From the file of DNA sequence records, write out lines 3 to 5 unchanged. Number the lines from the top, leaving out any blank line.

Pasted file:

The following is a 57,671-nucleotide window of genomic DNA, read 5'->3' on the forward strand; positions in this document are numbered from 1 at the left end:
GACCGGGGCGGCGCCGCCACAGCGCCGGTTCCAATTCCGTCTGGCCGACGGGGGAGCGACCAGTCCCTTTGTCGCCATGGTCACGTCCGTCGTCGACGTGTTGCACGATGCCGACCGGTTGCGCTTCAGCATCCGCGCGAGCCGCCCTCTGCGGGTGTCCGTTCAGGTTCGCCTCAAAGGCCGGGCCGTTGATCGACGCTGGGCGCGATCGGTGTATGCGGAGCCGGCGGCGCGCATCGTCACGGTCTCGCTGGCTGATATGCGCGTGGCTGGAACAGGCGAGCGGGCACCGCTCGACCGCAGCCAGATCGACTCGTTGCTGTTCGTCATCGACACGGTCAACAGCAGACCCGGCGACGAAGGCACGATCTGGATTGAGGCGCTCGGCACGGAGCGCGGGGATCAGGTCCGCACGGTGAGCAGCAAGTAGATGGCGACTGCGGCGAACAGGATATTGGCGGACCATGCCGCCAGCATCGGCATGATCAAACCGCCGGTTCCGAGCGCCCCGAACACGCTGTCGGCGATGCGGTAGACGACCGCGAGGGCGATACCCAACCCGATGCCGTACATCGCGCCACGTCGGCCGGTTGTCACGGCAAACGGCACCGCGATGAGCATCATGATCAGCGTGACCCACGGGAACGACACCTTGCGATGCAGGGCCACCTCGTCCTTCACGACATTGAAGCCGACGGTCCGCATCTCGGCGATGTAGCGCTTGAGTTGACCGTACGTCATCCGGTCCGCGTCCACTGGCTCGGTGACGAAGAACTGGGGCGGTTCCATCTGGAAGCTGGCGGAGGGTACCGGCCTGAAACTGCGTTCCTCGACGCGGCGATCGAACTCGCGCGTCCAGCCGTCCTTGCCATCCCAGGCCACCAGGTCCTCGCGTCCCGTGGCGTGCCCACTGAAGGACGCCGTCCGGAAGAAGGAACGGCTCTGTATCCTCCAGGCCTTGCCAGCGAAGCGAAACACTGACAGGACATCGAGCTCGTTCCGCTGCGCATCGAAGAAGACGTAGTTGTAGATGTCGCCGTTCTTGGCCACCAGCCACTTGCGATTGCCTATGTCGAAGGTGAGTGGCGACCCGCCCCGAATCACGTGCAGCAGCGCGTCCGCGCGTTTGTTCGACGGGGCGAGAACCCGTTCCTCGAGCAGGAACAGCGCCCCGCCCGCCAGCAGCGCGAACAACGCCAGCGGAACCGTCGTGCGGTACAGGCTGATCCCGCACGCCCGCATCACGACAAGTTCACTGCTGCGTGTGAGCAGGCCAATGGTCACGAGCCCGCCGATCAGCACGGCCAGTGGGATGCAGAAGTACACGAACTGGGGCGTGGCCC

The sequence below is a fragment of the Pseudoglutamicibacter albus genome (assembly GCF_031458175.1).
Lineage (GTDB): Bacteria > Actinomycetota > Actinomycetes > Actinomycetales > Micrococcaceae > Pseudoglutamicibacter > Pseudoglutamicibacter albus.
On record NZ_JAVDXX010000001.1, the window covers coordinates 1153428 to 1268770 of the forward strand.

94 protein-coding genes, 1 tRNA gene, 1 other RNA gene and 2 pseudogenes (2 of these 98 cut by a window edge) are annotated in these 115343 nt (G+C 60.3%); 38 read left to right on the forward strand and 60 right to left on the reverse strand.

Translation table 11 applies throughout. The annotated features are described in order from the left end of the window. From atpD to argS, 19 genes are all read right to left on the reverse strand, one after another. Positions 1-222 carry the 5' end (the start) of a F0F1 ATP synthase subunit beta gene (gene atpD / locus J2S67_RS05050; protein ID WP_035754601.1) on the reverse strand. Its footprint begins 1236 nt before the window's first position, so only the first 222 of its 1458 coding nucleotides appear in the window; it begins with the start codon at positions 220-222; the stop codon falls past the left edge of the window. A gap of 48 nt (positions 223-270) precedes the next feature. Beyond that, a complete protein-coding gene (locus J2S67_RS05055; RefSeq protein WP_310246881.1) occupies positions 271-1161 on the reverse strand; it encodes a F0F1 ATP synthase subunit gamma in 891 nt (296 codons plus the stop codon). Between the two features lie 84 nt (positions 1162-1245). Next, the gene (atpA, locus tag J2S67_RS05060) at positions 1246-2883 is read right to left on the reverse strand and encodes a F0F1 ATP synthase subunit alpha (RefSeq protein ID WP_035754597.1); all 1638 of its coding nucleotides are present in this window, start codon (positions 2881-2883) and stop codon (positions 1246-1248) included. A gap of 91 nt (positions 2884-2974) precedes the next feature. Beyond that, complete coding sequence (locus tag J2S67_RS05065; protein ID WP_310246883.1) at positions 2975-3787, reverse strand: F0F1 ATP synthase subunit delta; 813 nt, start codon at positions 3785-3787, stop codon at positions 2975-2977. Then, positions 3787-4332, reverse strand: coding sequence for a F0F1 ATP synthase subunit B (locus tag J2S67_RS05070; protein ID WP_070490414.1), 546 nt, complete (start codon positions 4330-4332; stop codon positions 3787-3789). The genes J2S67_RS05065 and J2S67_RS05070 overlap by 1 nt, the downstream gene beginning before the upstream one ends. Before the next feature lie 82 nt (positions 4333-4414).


The sequence below is a fragment of the Pseudoglutamicibacter albus genome (assembly GCF_031458175.1).
Lineage (GTDB): Bacteria > Actinomycetota > Actinomycetes > Actinomycetales > Micrococcaceae > Pseudoglutamicibacter > Pseudoglutamicibacter albus.
On record NZ_JAVDXX010000001.1, the window covers coordinates 1153428 to 1268770 of the forward strand.